Rocket Lab, a US-based company launching from New Zealand, is trying to find a way to salvage its rocket boosters as they tumble to Earth after launch. In 2022, the company made two attempts to deploy a helicopter with a hook tether. The wild spectacle is part of Rocket Lab’s plans to save money by salvaging and reusing rocket parts after sending satellites into space.

The first attempt in May appeared to go as planned when the helicopter snagged a booster. But the pilots made the decision to jettison the rocket part for safety reasons.

On the second attempt, the rocket never appeared, and the pilots confirmed that the booster would not return to the factory dry. In a tweet, the company reported there was a data loss issue during rocket reentry.

NASA flew its first virtual assistant on a lunar mission with the space agency’s historic Artemis I flight — a version of Amazon’s Alexa.

While not exactly reminiscent of HAL 9000, the antagonistic voice assistant from “2001: A Space Odyssey,” the decision drew a lot of facetious comparisons.

The Artemis I mission was uncrewed, but NASA ground control crews used the voice assistant, called Callisto, to control cabin lighting and play music during the trip. He didn’t have the ability to open or close doors, for the record.

Artemis I was only a test mission, and NASA is still evaluating how the voice recognition system could be included in future missions.

Japanese fashion mogul Yusaku Maezawa has picked eight passengers he says will join him on a trip around the moon, powered by SpaceX’s yet-to-fly Starship spacecraft. The group includes American DJ Steve Aoki and popular space YouTuber Tim Dodd, better known as the Everyday Astronaut.

The mission, called Dear Moon, was first announced in 2018 with plans to fly by 2023. Maezawa initially aimed to take a group of performers with him on a six-day trip around the moon, but later announced that he had expanded his definition of an “artist.” Instead, Maezawa announced in a video last year that it would be open to people from all walks of life as long as they consider themselves artists.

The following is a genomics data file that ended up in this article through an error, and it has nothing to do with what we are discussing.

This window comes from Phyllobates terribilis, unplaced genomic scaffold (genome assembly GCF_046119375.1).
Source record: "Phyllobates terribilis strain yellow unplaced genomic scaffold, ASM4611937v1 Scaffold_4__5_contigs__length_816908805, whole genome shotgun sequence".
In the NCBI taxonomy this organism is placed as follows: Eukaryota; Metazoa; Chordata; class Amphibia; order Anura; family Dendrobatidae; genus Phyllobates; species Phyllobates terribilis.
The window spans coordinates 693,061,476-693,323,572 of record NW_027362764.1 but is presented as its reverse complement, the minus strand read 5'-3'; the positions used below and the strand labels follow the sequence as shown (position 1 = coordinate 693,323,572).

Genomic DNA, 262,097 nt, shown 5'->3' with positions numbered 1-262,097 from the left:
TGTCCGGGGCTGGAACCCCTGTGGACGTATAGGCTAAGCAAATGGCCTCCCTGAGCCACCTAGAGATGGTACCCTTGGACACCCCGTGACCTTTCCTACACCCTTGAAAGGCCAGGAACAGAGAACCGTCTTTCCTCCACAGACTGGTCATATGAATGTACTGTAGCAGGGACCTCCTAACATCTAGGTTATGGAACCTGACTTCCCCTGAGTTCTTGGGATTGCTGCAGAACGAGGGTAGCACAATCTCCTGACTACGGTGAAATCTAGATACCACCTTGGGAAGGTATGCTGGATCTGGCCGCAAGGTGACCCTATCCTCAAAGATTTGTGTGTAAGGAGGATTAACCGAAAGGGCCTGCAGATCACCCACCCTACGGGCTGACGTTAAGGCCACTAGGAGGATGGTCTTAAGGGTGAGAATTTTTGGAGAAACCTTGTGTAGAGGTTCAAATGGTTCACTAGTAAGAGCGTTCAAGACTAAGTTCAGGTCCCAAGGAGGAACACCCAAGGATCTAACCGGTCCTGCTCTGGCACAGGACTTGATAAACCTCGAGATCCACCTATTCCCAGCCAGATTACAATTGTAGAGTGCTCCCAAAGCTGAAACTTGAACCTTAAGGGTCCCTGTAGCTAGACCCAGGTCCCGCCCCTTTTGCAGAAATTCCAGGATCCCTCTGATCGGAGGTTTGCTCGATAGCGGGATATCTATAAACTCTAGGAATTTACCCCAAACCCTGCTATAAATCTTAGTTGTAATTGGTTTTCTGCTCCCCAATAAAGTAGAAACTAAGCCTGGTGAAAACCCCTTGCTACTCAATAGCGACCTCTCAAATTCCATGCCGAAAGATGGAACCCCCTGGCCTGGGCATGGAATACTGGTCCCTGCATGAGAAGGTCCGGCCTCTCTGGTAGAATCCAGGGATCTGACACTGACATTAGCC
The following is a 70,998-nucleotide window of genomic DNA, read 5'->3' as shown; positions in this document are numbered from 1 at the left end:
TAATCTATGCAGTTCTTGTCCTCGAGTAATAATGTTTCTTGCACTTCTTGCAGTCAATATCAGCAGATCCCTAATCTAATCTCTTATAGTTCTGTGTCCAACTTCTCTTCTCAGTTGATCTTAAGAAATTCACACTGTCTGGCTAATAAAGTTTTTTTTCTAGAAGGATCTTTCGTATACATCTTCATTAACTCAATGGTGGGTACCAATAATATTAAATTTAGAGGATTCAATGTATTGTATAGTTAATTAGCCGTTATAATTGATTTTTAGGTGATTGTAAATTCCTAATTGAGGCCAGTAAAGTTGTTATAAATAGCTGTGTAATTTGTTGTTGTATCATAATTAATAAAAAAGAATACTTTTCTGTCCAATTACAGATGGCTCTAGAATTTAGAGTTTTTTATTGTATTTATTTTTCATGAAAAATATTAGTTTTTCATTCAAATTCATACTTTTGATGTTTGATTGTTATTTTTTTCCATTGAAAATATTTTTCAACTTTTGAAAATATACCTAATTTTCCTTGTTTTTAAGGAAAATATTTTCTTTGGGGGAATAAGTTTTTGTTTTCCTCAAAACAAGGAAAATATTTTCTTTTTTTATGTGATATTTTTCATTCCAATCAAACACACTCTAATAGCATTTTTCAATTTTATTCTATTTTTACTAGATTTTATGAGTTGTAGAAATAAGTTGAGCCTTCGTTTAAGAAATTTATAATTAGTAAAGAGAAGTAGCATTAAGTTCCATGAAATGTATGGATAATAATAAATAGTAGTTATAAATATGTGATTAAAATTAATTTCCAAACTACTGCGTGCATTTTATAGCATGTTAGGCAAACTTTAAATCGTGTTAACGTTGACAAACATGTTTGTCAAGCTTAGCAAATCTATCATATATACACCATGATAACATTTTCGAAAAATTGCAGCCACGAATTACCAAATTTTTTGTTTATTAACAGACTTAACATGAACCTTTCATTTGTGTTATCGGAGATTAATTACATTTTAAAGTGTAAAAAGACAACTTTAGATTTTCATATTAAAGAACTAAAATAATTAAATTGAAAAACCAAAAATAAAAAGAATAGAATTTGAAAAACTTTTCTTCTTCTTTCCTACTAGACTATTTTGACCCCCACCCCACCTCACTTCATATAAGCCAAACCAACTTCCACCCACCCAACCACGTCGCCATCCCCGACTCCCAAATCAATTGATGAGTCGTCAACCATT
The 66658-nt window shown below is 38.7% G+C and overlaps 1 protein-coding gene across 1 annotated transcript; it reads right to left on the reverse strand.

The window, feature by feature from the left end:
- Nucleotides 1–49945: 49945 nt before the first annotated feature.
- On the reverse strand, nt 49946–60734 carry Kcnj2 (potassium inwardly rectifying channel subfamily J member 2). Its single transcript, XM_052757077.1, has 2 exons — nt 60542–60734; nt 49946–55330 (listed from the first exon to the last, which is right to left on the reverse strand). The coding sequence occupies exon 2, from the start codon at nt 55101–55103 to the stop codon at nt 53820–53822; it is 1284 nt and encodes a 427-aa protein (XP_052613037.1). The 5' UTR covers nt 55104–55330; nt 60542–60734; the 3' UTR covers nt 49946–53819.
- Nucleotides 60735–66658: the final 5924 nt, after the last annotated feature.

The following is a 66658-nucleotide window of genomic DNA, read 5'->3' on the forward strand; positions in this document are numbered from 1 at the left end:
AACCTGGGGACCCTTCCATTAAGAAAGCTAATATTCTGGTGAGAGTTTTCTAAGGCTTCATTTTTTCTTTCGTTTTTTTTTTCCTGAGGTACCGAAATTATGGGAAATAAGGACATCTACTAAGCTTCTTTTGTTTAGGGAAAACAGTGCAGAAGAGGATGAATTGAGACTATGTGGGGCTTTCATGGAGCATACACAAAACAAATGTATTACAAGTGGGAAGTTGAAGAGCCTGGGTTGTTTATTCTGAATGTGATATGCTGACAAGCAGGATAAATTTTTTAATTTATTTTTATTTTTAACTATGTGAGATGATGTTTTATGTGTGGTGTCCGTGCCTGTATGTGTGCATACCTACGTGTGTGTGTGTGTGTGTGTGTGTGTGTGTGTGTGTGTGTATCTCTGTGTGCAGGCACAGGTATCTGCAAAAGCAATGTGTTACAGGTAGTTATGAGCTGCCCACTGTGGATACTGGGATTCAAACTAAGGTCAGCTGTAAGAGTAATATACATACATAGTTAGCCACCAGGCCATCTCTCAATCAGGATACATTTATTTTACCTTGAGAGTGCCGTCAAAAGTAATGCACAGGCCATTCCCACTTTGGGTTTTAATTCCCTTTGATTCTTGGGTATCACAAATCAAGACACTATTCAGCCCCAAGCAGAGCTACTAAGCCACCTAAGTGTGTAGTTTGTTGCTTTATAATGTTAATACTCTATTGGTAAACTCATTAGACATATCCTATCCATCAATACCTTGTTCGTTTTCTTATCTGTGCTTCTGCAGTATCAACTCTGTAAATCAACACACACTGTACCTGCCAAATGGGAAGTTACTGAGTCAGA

Separately, millionaire Dennis Tito — who became the first person to go to the International Space Station in the early 2000s — made his own lunar travel plans with SpaceX.

Pieces of space debris have reportedly been found on farmland in Australia’s Snowy Mountains, and NASA and authorities have confirmed the objects were likely pieces of hardware from a SpaceX Dragon capsule intentionally jettisoned when the spacecraft reentered Earth’s atmosphere in May 2021.

Likely debris from SpaceX Crew-1 appears on land in Dalgety, Australia in July in a social media image.

It is common for space debris to fall to Earth. But it’s much less common for objects to end up on land because most space junk is dumped in the ocean.

Perhaps among the world’s most unique space startups, SpinLaunch aims to spin satellites inside a vacuum-sealed chamber and launch them into space rather than putting them on a rocket.

The company started testing a scaled-down version of its technology last year, but things picked up speed in 2022. SpinLaunch completed its 10th test flight in October.

There is also a connection with science fiction. SpinLaunch founder Jonathan Yaney cites the work of Jules Verne – the ‘Journey to the Center of the Earth’ writer who died over 50 years ago before the first satellite went into space – as inspiration for SpinLaunch.

It’s unclear if the company’s technology will ever materialize. But until then, this band will be in the New Mexico desert trying to bring art to life.

If it wasn’t surreal enough to watch Amazon billionaire Jeff Bezos and other celebrities traveling to space on his self-funded suborbital rocket last year, hearing that the rocket exploded just over a year later over West Texas – albeit on a trip without any passengers — was a heartbreaking moment that brought home the adage “space is tough.” However, the crew capsule, which carried science projects and other inanimate payloads on September 12, was able to land successfully.

“The capsule landed safely and the booster impacted within the designated danger zone,” the Federal Aviation Administration said in a September statement. Bezos’ Blue Origin has been in limbo ever since and hasn’t resumed flight.

And with Richard Branson’s Virgin Galactic still grounded, none of the companies that spearheaded suborbital space tourism last year are performing routine flights.